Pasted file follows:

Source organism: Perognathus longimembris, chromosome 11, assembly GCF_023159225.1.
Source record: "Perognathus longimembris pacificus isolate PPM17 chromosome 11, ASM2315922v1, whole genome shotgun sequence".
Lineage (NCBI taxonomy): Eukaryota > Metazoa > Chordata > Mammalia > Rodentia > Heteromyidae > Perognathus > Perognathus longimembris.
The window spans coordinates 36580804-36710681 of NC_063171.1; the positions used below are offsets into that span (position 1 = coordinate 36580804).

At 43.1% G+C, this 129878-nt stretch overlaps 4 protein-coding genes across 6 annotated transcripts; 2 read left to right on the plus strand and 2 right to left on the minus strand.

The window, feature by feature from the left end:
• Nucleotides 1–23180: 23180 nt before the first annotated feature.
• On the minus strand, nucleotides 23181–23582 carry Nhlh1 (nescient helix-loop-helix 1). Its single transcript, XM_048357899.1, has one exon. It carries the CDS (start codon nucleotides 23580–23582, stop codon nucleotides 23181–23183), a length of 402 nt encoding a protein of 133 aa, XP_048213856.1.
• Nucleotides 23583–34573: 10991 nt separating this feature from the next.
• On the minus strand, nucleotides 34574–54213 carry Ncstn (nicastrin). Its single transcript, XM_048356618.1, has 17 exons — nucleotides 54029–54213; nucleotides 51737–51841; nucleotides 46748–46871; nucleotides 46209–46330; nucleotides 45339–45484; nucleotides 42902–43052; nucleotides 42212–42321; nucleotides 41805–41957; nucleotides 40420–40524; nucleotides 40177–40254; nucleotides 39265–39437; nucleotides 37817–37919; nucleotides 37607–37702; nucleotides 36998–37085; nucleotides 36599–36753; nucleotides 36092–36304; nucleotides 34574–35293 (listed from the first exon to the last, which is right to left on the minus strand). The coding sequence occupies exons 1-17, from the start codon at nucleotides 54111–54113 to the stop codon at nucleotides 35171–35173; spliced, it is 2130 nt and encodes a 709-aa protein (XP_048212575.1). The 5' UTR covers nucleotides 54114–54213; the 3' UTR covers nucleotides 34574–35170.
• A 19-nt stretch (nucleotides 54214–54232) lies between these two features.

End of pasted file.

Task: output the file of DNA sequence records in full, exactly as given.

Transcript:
Source organism: Perognathus longimembris, chromosome 11, assembly GCF_023159225.1.
Source record: "Perognathus longimembris pacificus isolate PPM17 chromosome 11, ASM2315922v1, whole genome shotgun sequence".
Lineage (NCBI taxonomy): Eukaryota > Metazoa > Chordata > Mammalia > Rodentia > Heteromyidae > Perognathus > Perognathus longimembris.
The window spans coordinates 36580804-36710681 of NC_063171.1; the positions used below are offsets into that span (position 1 = coordinate 36580804).

At 43.1% G+C, this 129878-nt stretch overlaps 4 protein-coding genes across 6 annotated transcripts; 2 read left to right on the plus strand and 2 right to left on the minus strand.

The window, feature by feature from the left end:
• Nucleotides 1–23180: 23180 nt before the first annotated feature.
• On the minus strand, nucleotides 23181–23582 carry Nhlh1 (nescient helix-loop-helix 1). Its single transcript, XM_048357899.1, has one exon. It carries the CDS (start codon nucleotides 23580–23582, stop codon nucleotides 23181–23183), a length of 402 nt encoding a protein of 133 aa, XP_048213856.1.
• Nucleotides 23583–34573: 10991 nt separating this feature from the next.
• On the minus strand, nucleotides 34574–54213 carry Ncstn (nicastrin). Its single transcript, XM_048356618.1, has 17 exons — nucleotides 54029–54213; nucleotides 51737–51841; nucleotides 46748–46871; nucleotides 46209–46330; nucleotides 45339–45484; nucleotides 42902–43052; nucleotides 42212–42321; nucleotides 41805–41957; nucleotides 40420–40524; nucleotides 40177–40254; nucleotides 39265–39437; nucleotides 37817–37919; nucleotides 37607–37702; nucleotides 36998–37085; nucleotides 36599–36753; nucleotides 36092–36304; nucleotides 34574–35293 (listed from the first exon to the last, which is right to left on the minus strand). The coding sequence occupies exons 1-17, from the start codon at nucleotides 54111–54113 to the stop codon at nucleotides 35171–35173; spliced, it is 2130 nt and encodes a 709-aa protein (XP_048212575.1). The 5' UTR covers nucleotides 54114–54213; the 3' UTR covers nucleotides 34574–35170.
• A 19-nt stretch (nucleotides 54214–54232) lies between these two features.